THE only thing consistent about fishing is its inconsistency.
This is more evident than ever with reports of some great action on the northern and southern Pacific coasts over the holidays, while the central coastal region out of Quepos – where fishing is normally at its peak this time of year – is having the worst fishing in memory.
Some examples: Fishing out of the Sanctuary Resort just south of Tamarindo in northern Guanacaste, White Magic skipper Forrest Zielke reported on New Year’s Eve that the boat raised eight marlin, four sailfish and some dorado, with angler Steve Hindman personally accounting for two sailfish and two marlin releases.
Zielke said they were fishing 28 miles offshore, where they found pockets of good water and schools of flying fish. At one GPS location they raised three marlin and two sails, with water color and bait the key.
A bit south of there, Kitty Cat skipper Rob Gordon reported that following a long and exceptionally hard rainy season, the fishing turned on big time, with clear water at the end of December and water temperature up to 82 degrees and rising out of Playa Carrillo.
“Marlin are here, with all boats fishing out of Carrillo raising three to 10 a day, and a lot of dorado, some to 50 pounds,” he said, adding that anglers are also getting a lot of small tuna inshore, with a few up to 70 pounds, some nice dorado and a few wahoo.
On the southern coast, Roy Ventura reported the action on big tuna has been incredible. One angler fought one for four and a half hours that broke off near the boat and was estimated at more than 300 pounds. They also scored a 124- and a 75-pounder that were brought in for sushi.
Plenty of dorado being caught close in, but those who want to go for sails have a long run. One boat released seven sailfish, and lots of roosterfish are being caught inshore.
In that same region off Golfito, Captain Mark Corn of Osa Sportfishing at Puerto Jiménez said that on Dec. 30 his anglers went three releases for five strikes on sails, two dorado to 45 pounds and a 224-pound yellowfin tuna.
THE central coast – where Costa Rican fishing normally shifts into high gear this time of year – is another story. Bill Gannon, who has been operating the 33-foot Unique out of Quepos for the past 17 years, said it is the worst fishing he has ever seen in the region during December, a month when sails are most often jumping into the boat and there are plenty of marlin and an abundance of dorado and tuna.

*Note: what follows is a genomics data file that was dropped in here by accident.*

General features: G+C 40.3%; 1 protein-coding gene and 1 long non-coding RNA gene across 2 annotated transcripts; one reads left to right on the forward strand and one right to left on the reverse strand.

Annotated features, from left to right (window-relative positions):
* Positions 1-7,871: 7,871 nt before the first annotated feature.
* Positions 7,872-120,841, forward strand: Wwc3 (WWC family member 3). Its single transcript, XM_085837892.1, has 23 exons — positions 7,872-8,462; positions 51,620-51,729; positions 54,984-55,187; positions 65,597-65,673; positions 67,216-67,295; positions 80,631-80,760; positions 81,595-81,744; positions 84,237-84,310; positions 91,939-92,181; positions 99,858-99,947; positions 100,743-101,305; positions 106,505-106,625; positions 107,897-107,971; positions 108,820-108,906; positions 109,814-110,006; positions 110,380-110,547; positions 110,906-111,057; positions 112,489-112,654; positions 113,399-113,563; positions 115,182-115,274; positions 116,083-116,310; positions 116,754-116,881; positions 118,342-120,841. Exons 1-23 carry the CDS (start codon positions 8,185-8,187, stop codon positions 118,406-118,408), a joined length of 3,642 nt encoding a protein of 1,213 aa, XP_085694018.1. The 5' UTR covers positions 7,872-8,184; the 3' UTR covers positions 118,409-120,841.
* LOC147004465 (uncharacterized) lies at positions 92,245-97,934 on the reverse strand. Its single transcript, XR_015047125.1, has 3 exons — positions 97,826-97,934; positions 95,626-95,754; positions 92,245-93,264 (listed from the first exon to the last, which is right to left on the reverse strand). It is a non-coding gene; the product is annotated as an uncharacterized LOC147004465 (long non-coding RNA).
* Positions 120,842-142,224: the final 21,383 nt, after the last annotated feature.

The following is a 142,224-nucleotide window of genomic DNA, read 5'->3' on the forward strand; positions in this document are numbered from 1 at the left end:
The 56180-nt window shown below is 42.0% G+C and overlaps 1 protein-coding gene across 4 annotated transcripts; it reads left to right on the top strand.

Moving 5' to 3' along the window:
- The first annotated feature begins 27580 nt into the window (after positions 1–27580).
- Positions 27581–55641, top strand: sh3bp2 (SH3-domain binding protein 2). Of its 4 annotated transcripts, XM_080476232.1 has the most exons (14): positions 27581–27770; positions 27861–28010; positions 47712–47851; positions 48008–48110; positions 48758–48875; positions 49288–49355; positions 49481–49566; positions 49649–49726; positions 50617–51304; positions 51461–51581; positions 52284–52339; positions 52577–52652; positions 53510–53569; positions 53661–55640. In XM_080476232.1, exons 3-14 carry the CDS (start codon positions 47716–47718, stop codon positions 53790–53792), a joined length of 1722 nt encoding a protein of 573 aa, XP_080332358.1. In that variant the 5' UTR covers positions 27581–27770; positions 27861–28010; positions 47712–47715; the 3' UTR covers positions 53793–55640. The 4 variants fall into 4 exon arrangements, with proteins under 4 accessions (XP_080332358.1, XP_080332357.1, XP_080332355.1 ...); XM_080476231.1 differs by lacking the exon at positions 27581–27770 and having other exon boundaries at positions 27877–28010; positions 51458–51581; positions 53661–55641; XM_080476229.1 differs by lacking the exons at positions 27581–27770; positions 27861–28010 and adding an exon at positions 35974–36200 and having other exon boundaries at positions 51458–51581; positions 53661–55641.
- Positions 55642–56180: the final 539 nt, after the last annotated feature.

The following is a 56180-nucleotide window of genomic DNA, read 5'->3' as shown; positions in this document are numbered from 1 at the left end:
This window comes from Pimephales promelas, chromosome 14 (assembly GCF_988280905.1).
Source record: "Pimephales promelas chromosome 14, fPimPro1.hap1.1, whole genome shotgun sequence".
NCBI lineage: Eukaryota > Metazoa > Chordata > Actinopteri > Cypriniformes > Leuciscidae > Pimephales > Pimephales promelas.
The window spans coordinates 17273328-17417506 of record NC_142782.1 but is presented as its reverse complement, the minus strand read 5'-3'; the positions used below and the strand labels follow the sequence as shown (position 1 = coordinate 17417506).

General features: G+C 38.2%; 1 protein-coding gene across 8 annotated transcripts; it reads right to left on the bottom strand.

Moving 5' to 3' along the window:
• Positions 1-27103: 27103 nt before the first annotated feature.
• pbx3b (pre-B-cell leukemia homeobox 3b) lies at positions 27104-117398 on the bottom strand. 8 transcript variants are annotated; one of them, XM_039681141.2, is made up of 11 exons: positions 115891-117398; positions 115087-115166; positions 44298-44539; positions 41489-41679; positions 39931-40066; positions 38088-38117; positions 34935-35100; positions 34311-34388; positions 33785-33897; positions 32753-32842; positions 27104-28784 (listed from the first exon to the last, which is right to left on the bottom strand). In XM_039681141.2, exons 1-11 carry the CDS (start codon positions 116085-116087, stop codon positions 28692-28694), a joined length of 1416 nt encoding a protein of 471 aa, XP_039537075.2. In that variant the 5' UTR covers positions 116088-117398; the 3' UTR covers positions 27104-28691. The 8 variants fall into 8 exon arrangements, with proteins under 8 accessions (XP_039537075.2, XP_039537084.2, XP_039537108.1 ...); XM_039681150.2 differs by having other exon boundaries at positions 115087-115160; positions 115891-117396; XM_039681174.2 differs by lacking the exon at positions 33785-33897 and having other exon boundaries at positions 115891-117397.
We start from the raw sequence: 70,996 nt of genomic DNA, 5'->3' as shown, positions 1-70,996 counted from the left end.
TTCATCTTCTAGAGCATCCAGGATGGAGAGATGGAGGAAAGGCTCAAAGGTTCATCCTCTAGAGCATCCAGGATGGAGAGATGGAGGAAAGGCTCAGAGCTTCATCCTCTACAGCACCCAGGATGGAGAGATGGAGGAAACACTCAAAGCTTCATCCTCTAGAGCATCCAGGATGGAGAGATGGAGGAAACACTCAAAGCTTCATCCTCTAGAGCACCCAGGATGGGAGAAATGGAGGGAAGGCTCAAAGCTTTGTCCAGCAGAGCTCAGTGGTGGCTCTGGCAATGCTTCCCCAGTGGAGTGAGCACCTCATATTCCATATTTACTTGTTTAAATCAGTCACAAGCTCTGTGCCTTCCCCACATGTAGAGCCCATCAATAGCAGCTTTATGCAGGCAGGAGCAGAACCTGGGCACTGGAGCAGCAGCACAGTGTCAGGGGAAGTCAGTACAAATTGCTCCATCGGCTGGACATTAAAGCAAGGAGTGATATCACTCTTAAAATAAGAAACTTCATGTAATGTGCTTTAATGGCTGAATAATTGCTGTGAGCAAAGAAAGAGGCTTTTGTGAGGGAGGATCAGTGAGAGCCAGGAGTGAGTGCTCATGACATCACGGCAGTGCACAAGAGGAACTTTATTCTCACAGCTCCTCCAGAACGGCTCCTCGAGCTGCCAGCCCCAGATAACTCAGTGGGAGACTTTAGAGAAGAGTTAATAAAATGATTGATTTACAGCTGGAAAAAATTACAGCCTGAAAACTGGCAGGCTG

“We are not seeing any bait, and very few boats are even going out,” Gannon said, adding that the Ojaran II caught and released a small blue marlin last week, but even tuna and dorado have been scarce.
Gannon fished the legendary Tim Choate for four days last week, and they went zip in four days on the water. Old timers may recall that Choate operated a couple of boats here many years ago, and even financed a boat and skipper to fish offshore on the Caribbean coast for many months, trying to find a blue-water fishery there without success.
Choate more recently put in a few seasons in Guatemala, but according to Gannon he has now headed to Ecuador’s Galapagos Islands to do some more exploring.
THE last report we had from the Caribbean coast was at Christmas, with good tarpon action as they began moving upriver and calba in the backwaters and lagoons.
For more info on fishing or assistance in planning a trip to Costa Rica, contact Jerry at firstname.lastname@example.org or visit www.costaricaoutdoors.com.Skippers, operators and anglers are invited to contact Jerry with fishing reports by Sunday of each week. Call or fax 282-6743 within Costa Rica or write to the e-mail address above.